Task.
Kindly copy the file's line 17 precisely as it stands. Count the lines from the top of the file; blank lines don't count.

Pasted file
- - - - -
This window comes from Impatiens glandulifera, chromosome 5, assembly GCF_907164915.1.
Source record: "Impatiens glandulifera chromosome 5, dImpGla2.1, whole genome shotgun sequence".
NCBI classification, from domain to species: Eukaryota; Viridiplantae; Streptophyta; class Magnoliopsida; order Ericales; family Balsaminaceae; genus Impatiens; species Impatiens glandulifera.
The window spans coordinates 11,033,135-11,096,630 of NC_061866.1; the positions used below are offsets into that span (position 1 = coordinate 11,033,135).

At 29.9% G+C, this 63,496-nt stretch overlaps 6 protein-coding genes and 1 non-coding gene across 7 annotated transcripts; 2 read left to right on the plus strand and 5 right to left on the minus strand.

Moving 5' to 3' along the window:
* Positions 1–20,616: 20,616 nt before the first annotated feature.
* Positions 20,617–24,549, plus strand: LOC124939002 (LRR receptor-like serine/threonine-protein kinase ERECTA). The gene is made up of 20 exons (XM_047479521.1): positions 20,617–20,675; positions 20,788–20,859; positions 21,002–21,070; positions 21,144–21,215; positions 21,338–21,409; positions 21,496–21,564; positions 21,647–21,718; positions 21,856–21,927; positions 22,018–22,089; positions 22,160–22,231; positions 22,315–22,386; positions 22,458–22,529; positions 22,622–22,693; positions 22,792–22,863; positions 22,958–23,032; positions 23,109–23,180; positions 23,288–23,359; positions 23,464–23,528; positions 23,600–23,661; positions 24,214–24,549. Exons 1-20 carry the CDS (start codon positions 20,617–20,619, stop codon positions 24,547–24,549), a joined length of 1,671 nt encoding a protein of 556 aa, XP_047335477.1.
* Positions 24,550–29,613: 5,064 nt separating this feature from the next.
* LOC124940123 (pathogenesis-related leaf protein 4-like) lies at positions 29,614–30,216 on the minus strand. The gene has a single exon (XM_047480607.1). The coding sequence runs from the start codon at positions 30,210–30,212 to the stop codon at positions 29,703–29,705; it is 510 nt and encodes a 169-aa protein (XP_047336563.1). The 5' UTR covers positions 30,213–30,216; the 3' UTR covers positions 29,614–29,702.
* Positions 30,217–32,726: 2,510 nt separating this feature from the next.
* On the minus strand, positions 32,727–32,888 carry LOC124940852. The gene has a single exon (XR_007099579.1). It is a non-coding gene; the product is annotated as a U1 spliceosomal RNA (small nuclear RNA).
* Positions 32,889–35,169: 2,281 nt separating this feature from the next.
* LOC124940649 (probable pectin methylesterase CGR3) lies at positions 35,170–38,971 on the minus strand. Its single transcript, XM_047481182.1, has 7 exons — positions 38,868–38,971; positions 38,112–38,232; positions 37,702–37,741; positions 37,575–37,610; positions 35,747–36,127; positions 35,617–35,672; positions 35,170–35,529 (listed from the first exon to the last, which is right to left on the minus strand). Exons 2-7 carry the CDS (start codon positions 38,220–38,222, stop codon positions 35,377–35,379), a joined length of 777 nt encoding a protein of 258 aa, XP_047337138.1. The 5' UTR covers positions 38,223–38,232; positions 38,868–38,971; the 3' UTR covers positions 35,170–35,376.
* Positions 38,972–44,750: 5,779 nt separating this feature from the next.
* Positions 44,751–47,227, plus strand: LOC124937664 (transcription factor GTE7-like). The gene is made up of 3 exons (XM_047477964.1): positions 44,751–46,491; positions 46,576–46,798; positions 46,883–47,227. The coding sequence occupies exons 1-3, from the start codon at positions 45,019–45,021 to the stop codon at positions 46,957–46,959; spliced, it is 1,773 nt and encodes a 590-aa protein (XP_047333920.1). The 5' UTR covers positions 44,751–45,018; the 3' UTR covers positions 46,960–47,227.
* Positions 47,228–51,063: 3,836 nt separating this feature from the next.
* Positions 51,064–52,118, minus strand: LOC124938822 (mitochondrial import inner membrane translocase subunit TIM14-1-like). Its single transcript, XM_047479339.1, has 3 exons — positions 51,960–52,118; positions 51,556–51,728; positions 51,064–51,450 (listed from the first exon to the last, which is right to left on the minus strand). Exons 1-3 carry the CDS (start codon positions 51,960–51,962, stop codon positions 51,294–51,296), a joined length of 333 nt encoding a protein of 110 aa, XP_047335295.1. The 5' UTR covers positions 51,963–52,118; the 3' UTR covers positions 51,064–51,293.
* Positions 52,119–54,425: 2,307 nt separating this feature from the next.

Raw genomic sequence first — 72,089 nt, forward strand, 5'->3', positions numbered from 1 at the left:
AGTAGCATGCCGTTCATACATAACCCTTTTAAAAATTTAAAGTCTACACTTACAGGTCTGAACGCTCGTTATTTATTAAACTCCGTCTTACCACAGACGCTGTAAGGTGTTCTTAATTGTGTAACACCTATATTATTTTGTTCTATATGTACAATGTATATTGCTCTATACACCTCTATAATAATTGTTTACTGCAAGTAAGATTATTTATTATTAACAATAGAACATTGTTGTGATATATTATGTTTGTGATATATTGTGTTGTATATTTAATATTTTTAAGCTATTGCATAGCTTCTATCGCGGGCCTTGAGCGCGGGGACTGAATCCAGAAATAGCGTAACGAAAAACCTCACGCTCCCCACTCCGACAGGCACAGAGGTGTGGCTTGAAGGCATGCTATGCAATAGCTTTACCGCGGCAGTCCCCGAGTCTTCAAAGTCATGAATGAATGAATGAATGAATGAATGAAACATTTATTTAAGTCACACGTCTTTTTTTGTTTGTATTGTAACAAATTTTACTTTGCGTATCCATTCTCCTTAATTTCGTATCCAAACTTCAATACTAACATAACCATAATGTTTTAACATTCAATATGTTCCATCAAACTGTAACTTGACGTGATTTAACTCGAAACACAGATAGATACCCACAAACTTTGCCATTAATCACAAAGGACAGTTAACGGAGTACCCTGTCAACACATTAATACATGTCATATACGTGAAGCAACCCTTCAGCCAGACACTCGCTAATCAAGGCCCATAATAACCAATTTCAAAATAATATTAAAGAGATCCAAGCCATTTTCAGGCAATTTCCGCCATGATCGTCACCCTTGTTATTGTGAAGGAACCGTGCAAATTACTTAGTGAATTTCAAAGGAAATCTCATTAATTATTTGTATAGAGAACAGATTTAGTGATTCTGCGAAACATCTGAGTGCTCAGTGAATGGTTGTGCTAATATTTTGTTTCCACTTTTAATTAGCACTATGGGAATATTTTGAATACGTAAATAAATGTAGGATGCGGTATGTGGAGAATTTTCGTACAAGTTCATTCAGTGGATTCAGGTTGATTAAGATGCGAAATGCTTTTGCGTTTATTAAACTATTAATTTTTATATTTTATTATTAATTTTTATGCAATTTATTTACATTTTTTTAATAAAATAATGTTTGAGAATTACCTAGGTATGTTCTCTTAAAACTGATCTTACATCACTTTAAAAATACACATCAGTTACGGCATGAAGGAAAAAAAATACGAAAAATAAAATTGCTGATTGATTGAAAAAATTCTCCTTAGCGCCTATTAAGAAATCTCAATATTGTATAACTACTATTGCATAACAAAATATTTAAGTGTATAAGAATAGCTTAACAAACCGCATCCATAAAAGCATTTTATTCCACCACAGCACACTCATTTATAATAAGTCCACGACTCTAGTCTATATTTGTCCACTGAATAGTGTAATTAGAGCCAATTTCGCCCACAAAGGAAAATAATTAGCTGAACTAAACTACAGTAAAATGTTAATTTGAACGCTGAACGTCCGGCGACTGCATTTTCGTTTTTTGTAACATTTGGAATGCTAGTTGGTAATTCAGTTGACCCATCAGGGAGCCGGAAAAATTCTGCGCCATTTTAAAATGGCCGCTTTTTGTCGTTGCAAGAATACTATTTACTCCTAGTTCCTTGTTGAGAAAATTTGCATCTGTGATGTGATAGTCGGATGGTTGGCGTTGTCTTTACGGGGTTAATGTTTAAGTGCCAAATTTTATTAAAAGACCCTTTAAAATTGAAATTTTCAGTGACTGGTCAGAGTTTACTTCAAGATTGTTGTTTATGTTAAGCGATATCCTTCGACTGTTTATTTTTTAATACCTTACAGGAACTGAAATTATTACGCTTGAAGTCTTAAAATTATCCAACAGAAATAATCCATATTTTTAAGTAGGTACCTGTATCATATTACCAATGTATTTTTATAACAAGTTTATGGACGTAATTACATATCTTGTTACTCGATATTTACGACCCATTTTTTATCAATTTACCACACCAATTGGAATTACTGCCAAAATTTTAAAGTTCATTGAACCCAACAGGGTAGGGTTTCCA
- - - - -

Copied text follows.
* Positions 47,228–51,063: 3,836 nt separating this feature from the next.